A corollary to this is that, insensitive as I’m about to sound, it’s important to make sure your site is attractive when it’s empty. If your logged-out homepage is an infinite scrolling mosaic of tiles, each made up of images uploaded by your eager users, it’s going to look awful bare on day one. Getting the first dancer onto the dancefloor is your most important job; leave worrying about the layout of the bar until after you’ve got people dancing.

Don’t underestimate. It’s never as simple as you think

Thirdly, and lastly for this post, is the biggy. Everyone we’ve ever met has underestimated what it will take to get to critical mass. They underestimate the time, the money, and the sheer volume of changes they’ll need to make along the way.

I’ve said “marathon not a sprint” a couple of times already, so I won’t labour the point… But. Well, you know… Just make sure you’ve got access to more than you’re currently planning to spend.

Your goal here is critical mass, so alongside user acquisition your focus has to be on user retention and reducing churn.

Make sure you’re swimming in analytics, analytics, analytics. These will tell you what your users are doing and give you real insights into what’s driving uptake (and drop off). And be responsive to your users’ behaviour; be willing to change the offering mid flight.

Finally, make sure you’ve got the marketing budget to keep plugging away. You’re going to need it.

We’ve got a ton of experience helping web businesses get from first idea to funding and sale, and we work in every which way, from short term advisory roles through to providing an entire team. If any of what I’ve said above rings true give us a bell; find out how we can help your business take off.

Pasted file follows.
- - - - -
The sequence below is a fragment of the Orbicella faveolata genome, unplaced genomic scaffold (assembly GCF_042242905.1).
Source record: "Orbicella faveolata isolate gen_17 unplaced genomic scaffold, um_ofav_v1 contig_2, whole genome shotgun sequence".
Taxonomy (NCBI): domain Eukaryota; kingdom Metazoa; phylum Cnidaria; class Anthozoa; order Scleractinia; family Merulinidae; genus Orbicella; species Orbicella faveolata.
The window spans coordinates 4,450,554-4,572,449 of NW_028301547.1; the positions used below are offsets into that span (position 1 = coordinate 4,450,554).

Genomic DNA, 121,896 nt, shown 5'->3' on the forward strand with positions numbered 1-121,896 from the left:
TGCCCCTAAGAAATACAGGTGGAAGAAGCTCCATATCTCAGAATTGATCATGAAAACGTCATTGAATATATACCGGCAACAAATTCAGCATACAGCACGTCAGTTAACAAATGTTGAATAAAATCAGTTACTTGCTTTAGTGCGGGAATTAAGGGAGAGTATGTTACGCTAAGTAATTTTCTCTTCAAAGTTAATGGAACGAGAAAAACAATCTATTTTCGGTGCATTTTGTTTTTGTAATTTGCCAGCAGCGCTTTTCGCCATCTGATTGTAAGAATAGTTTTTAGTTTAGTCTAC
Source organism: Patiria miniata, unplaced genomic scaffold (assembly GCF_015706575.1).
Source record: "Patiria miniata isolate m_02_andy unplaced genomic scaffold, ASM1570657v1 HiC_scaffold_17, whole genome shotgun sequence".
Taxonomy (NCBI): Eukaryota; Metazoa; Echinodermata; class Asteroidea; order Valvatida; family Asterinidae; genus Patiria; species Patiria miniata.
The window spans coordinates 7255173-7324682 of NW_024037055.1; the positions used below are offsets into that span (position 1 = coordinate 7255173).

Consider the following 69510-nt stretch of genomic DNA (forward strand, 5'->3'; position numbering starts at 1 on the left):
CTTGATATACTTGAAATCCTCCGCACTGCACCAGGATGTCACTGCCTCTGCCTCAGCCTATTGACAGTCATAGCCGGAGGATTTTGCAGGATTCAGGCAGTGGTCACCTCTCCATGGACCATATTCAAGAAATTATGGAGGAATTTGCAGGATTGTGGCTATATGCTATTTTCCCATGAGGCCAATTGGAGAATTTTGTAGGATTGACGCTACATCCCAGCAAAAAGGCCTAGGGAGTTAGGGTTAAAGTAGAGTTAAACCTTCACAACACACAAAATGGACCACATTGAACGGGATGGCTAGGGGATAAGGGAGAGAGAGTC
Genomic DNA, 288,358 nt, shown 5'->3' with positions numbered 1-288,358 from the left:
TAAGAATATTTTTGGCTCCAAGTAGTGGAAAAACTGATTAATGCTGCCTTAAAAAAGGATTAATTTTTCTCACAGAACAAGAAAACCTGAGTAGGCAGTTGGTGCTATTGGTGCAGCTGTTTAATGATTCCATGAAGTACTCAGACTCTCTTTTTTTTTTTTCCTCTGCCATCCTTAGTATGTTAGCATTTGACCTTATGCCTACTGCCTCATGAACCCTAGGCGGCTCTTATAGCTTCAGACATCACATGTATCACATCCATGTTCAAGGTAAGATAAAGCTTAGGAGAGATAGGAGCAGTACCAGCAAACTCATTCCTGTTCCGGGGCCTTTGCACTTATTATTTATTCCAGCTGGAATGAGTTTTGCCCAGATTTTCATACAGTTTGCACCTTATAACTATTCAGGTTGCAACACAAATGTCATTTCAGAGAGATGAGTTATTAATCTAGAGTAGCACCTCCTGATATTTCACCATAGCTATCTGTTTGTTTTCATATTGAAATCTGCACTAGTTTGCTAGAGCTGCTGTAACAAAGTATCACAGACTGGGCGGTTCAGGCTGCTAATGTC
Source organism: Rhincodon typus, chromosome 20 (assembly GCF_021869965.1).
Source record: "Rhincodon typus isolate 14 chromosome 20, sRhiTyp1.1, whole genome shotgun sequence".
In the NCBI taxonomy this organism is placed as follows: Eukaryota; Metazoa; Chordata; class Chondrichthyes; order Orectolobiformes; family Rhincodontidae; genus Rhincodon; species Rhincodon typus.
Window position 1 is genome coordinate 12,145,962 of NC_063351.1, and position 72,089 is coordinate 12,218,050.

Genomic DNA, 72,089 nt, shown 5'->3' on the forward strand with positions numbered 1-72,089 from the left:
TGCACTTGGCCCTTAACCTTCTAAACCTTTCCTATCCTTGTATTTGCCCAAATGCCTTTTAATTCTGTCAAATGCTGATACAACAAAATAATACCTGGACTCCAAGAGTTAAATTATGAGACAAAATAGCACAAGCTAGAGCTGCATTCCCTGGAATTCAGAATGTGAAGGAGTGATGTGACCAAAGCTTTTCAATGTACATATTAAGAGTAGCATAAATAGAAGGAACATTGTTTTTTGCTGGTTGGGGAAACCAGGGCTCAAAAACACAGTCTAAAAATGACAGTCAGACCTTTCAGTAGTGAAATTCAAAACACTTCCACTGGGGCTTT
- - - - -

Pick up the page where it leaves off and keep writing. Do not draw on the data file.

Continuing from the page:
4 Times That The Misery Of Creative Agencies Made Me Happy

Clickbait titles are fun, but bear with me, good people. I’m trying the make a point.

This report was wafted under my nose the other day. It makes for depressing, but not terribly surprising reading. The first paragraph pretty much nails it:

Anyone who’s spoken to me in a professional capacity for the last 3 months will probably recognise that Smith & Beta’s report is quantitative confirmation of what I’ve been going on about for ages. Each one of these makes me sad – but also, because I am a shallow, vapid person, I still get to feel happy that I’m right.

1) Good quality creative requires good quality technical implementation

Agencies lead with creative vision and lean on technical skills (internal & external) to deliver this vision. No one ever won a pitch by saying that the creative will be a strong C+ but it’s going to be implemented really well. Sadly, the opposite is almost always true. The industry is generally OK with taking an amazing creative idea and delivering it late, over-budget and on top of a pile of bodies of fallen colleagues.

2) This technical resource – where it exists within an agency – is often siloed and over-committed

Because of the way the creative industry works, creative resource is always going to be an expense the agency is happy to invest in. Investing in technical resource however; is a more expensive, slower, trickier business.

Similarly, investing in older, more skilled resource is always going to be a harder sell when there are countless thousands of young and exploitable juniors clamouring for your attention.

An agency trying to walk the line between capability and capacity in order to really call themselves “Full Service” will end up with a safe but middle of the road offer. Conversely, an agency who shoots for the moon and invests in highly specialised and/or highly senior team may find that they’ve painted themselves into a very expensive corner.

3) It’s hard to hire your way out of this problem

I mean, duh, obviously. It’s hard to hire your way out of any problem. Recruitment, training and increasing retention are sloooooow processes. And the problems that this report outlines are problems of the now.